Like most people in the pandemic, we’ve all had to look at how we allocate our time and balance everything in a new way—all while still working from home in most cases. However, we are ready, willing and able to take on these positive challenges, and what’s even better is it means more work for our team and openings for potential new team members as we grow.

What do you look for in artists on GET SET Records?

Do you have the characteristics and qualities to shine while possessing that inner force to power yourself to the top? Not all paths are easy or lead to immediate success. Can you lean on your traits when times are down to drive [through] to the next level?  

Personality and drive [have] to be at the top of the list. I approach everything with a sense of humor and remember that we aren’t saving lives—we are making music. Music is the great equalizer, and we do it because we enjoy it. So if it’s not fun, then what’s the point, is really my motto. I also am a very dedicated person, and my businesses are built from passion, and I make sure to instill that into everything I do.

Now that you have launched GET SET Records, what’s next for the label?

I personally have 5 records in the hopper. My goal is to release songs regularly over the next few months and continue to grow our GET SET artists and music portfolio.

Do you have any favorite artists that are currently influencing your production career?

Really into covers and records that slap. Covers by R3HAB, VINAI, Luca Debonaire, KALUMA and KLASS. Records that slap by James Hype, Dubdogz, Hook N Sling, Bhaskar, SMACK, Sak Noel and Salvi.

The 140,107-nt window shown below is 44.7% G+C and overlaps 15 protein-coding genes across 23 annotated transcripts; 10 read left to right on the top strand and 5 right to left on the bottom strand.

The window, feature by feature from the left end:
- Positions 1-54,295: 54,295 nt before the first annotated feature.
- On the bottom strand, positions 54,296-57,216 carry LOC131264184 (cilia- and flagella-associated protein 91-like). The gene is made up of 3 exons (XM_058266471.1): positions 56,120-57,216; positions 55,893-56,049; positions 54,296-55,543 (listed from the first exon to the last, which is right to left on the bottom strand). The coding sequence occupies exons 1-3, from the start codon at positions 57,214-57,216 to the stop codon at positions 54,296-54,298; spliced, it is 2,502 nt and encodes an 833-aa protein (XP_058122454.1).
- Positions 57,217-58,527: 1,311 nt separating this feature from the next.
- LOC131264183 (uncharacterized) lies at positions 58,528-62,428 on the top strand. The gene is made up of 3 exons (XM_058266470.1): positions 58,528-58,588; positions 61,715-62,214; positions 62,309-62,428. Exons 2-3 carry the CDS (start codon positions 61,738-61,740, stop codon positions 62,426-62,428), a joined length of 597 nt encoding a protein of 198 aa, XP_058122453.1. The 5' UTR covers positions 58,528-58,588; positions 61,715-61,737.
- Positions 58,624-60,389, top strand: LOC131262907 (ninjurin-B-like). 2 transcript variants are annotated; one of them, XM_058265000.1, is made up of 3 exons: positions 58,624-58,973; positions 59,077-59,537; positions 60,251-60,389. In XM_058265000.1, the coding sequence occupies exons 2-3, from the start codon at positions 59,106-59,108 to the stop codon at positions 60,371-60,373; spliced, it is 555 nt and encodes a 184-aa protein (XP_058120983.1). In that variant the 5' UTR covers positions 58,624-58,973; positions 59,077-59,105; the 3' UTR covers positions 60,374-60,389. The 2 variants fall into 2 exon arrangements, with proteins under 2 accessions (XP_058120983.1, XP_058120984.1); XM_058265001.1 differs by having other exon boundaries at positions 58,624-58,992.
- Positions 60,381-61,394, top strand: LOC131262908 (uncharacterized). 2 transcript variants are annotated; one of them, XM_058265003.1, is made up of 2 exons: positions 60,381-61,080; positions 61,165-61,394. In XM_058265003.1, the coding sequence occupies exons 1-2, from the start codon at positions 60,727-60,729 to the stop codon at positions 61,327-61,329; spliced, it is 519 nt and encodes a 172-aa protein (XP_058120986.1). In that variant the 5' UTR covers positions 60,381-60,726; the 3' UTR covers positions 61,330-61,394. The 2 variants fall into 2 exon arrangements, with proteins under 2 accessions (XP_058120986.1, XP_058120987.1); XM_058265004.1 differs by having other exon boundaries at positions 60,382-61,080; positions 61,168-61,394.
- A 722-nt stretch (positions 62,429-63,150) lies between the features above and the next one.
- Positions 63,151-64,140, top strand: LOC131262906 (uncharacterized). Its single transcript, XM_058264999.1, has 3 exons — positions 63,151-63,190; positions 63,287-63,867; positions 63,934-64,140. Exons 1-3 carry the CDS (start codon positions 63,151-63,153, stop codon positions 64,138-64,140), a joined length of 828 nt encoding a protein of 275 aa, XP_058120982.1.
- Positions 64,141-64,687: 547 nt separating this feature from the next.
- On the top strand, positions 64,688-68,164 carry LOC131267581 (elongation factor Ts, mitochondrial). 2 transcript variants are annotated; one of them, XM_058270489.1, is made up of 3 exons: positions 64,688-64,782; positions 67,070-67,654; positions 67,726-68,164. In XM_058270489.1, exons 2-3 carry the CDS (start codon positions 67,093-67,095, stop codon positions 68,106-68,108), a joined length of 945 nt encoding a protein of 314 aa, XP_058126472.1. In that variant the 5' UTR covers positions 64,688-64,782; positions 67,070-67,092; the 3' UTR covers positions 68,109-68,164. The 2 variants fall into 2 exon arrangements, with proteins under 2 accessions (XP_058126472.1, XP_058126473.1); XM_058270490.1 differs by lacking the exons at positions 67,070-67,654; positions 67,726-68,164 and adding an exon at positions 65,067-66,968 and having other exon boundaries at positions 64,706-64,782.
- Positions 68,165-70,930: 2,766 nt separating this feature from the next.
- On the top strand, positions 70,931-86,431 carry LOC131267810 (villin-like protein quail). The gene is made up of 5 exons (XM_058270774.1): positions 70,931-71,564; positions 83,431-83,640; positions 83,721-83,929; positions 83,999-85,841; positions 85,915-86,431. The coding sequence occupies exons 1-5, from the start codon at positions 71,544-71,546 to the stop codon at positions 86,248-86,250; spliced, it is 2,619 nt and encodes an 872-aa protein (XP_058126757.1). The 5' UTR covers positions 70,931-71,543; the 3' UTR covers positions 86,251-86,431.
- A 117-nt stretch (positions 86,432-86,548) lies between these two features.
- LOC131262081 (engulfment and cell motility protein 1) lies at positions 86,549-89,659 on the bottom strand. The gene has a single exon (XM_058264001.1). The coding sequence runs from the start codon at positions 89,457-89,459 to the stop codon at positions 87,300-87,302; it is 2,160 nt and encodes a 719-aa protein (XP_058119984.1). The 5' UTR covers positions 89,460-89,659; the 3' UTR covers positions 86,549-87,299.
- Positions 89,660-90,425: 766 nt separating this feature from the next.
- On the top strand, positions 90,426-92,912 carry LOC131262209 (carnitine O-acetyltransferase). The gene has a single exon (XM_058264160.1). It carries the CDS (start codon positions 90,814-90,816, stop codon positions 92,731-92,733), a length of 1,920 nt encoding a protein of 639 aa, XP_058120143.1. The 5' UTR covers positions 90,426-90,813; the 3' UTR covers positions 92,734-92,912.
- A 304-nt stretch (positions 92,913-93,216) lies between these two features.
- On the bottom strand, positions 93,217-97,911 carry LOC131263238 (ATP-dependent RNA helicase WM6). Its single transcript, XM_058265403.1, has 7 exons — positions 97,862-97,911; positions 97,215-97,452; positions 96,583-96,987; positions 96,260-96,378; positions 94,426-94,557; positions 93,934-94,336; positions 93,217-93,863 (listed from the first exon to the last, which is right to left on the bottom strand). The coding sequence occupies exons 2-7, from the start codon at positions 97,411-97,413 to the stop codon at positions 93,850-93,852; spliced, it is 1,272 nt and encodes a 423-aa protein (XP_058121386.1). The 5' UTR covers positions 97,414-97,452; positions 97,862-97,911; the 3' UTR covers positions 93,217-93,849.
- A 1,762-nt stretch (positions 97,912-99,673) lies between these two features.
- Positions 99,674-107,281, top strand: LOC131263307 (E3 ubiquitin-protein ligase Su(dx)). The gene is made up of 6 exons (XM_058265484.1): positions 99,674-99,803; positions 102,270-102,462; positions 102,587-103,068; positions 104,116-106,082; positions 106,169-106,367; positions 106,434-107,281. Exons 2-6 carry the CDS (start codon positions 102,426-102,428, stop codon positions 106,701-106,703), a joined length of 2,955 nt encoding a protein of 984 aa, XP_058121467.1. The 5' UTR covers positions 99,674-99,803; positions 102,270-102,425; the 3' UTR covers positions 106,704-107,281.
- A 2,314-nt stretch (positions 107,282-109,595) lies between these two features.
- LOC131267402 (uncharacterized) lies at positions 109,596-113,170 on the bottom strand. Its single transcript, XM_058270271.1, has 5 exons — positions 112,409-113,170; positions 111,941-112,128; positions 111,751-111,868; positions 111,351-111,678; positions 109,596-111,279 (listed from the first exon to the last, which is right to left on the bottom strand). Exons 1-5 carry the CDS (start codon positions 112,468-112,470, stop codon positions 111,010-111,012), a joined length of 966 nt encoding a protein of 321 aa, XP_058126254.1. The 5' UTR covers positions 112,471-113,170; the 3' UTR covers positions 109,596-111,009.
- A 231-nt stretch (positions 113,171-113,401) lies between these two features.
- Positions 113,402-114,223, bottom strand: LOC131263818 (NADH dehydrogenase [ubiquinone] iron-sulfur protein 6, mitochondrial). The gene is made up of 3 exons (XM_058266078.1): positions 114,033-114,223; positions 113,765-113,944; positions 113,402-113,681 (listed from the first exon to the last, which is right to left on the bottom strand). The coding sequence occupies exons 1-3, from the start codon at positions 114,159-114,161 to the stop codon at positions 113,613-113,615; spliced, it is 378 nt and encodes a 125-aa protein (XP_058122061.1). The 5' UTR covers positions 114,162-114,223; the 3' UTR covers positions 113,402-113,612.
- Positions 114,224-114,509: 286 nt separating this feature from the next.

What was the process like behind the remake of “Let’s Hear It For The Boy?”

My music taste really drove the purpose of this song. Covers are all the rage right now, which I’m thrilled about and what developed is an energetic dance cover of the #1 Billboard hit from 1984 (in the movie “Footloose”) that’s infused with 2021-style sound. By focusing on strong vocals and a catchy beat, I aimed to stay true to the original while making it blend into today’s music culture. The song really has a kick to it and a funky bass line, plus a unique piano riff to capture that “feel good” element. The chorus is the focal point, so I stuttered and doubled her voice in an EDM tone by chopping and screwing the vocals with one-shots and effects. I wanted to have some much-needed fun while staying true to the roots of the original anthem. 

Your debut single “Kryptonite” and “Let’s Hear It For The Boy” are quite different. Do you have any plans on exploring other subgenres of house music?  

I love bass house (aka “Kryptonite” cover/sample) with a G House feel. I also love Electro Dance, which will be infused into some of my upcoming music.   

What are your plans moving forward as we’re beginning to see live venues and music festivals open again?

Keep grinding 100%. I want to stay focused on the progression of GET SET and SET Artist Management. While I would love to perform as much as possible and get back out there—I love to make people dance and bring some joy into their lives. That’s what really drives me, but it’s not just about me. It’s about our team and the end goals and bringing good music to everyone especially during tough times, and then to celebrate when we’re out of them.

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Jillian Nguyen

Jillian Nguyen is a UNC-Chapel Hill graduate and a self-proclaimed EDM aficionado. She loves to chase DJs to music festivals where she also shows off her shuffling. Her favorite genres are deep house and bass house, with her favorite DJs being Moksi, Malaa, Valentino Khan and Skrillex.